June 8, 2021 — New arrival at Heritage Junction Historic Park: A repurposed coach from the original Colossus roller coaster at Six Flags Magic Mountain. Fiberglass body with steel tube (lap bar fitting), mounted on plywood with (4) large casters and (2) wheel chocks. Width 48", length 56" (as cut), height 28½" (excluding casters).
Colossus was the world's tallest and fastest wooden roller coaster when it opened in 1978. It closed in 2014 and reemerged in 2015 as the hybrid Twisted Colossus coaster. This coach, made by Morgan Manufacturing (then) of Scotts Valley, Calif., has an "earliest" date of 1987, when Morgan started providing rolling stock for Colossus, and a "latest" date of 2001, when Morgan ceased production.
This particular coach was transformed into the base of a Christmas tree that Six Flags California (Magic Mountain and Hurricane Harbor) donated to the Santa Clarita Valley Boys and Girls Club's inaugural Festival of Trees fundraising auction in November 2003. The tree, along with its coach-base, was purchased by local philanthropists Harold and Jacqueline Petersen, who donated the coach back to the SCV Boys and Girls Club for its June 2021 Benefit Auction, where it was acquired for the Santa Clarita Valley Historical Society.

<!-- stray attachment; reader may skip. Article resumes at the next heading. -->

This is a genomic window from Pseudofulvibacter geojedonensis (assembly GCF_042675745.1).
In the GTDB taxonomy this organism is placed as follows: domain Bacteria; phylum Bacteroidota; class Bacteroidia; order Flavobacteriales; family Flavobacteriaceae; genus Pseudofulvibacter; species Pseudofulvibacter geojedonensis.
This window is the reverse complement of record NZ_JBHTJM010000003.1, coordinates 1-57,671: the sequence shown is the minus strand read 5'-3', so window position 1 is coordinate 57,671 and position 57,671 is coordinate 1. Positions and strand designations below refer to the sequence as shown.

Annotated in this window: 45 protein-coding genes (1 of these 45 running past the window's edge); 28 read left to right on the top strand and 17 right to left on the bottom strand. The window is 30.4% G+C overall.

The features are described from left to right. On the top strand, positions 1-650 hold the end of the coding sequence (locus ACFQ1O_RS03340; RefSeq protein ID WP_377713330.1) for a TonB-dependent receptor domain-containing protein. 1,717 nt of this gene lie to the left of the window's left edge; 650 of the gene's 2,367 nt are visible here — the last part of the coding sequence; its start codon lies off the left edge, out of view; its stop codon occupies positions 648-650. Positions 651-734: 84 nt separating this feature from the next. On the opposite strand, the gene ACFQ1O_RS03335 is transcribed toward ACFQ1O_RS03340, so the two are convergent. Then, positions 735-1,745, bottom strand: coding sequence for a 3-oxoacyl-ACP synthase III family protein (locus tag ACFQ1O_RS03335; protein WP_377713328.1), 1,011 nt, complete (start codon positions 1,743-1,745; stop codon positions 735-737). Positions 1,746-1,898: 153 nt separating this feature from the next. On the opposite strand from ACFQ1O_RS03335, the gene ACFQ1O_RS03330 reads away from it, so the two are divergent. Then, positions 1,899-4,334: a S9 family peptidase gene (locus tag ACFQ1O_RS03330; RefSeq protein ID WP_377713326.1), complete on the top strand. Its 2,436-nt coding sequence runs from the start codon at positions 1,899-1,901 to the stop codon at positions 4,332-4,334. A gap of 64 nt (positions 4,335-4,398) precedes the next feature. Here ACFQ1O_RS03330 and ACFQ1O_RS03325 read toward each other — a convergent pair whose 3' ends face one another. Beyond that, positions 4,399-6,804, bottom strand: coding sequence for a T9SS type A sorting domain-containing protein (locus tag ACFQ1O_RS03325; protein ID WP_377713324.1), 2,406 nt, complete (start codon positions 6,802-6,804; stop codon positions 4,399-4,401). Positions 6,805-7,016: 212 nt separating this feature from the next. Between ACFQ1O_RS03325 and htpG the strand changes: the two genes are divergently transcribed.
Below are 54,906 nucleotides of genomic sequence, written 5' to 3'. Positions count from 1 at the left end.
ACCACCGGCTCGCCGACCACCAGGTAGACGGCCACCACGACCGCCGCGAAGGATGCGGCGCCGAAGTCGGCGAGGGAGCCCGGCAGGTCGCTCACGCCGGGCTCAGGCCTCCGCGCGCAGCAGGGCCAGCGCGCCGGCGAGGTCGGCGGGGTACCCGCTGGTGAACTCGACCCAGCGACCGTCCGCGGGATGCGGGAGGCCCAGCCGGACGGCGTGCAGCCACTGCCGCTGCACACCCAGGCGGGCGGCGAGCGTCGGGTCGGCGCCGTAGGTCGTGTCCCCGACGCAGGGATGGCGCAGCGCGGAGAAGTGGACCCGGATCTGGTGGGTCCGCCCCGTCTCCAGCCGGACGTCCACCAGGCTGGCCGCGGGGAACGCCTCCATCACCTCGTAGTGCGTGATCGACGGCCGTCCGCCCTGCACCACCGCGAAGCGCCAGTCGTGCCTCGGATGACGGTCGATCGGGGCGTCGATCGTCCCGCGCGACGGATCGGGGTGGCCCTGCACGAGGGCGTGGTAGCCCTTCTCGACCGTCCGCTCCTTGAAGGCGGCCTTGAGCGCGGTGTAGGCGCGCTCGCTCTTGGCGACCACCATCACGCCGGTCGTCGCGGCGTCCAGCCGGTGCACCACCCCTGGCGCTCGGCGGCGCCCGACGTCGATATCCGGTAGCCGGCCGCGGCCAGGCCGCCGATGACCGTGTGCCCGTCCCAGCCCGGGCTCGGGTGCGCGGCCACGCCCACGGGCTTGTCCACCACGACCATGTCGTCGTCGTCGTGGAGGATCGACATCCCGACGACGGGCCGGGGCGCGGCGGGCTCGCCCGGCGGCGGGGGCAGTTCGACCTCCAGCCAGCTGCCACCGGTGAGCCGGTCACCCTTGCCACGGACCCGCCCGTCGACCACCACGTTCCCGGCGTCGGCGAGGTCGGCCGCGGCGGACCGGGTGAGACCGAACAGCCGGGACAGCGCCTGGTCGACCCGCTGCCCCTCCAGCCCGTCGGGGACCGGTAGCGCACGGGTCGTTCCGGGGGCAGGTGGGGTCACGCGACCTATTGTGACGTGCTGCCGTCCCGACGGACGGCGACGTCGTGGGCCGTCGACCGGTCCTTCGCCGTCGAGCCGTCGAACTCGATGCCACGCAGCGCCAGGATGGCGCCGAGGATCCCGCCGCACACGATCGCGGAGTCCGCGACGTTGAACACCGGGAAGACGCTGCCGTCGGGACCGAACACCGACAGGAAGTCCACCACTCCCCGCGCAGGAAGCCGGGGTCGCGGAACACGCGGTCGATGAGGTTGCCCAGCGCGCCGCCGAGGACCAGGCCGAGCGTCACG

According to Six Flags Vice President Tim Burkhart (pers. comm. 2021), the Christmas tree was inserted into the steel tube "where the lap bars would fit into when pulled down." The coach originally had a second row, making it a 4-seater, and the fiberglass shell sat on a steel chassis. For the Festival of Trees, the shell was removed from its chassis, cut in half, and mounted on a plywood base with casters for mobility on the auction floor and for subsequent transport.
Morgan's Colossus trains had six coaches. The front end of the lead coach had a flat front with a cast Colossus logo. According to Burkhart, "this was an intermediate coach from the center of the train."
LW3790: Colossus coach purchased 2021 by Leon Worden for SCV Historical Society collection. Download original images here.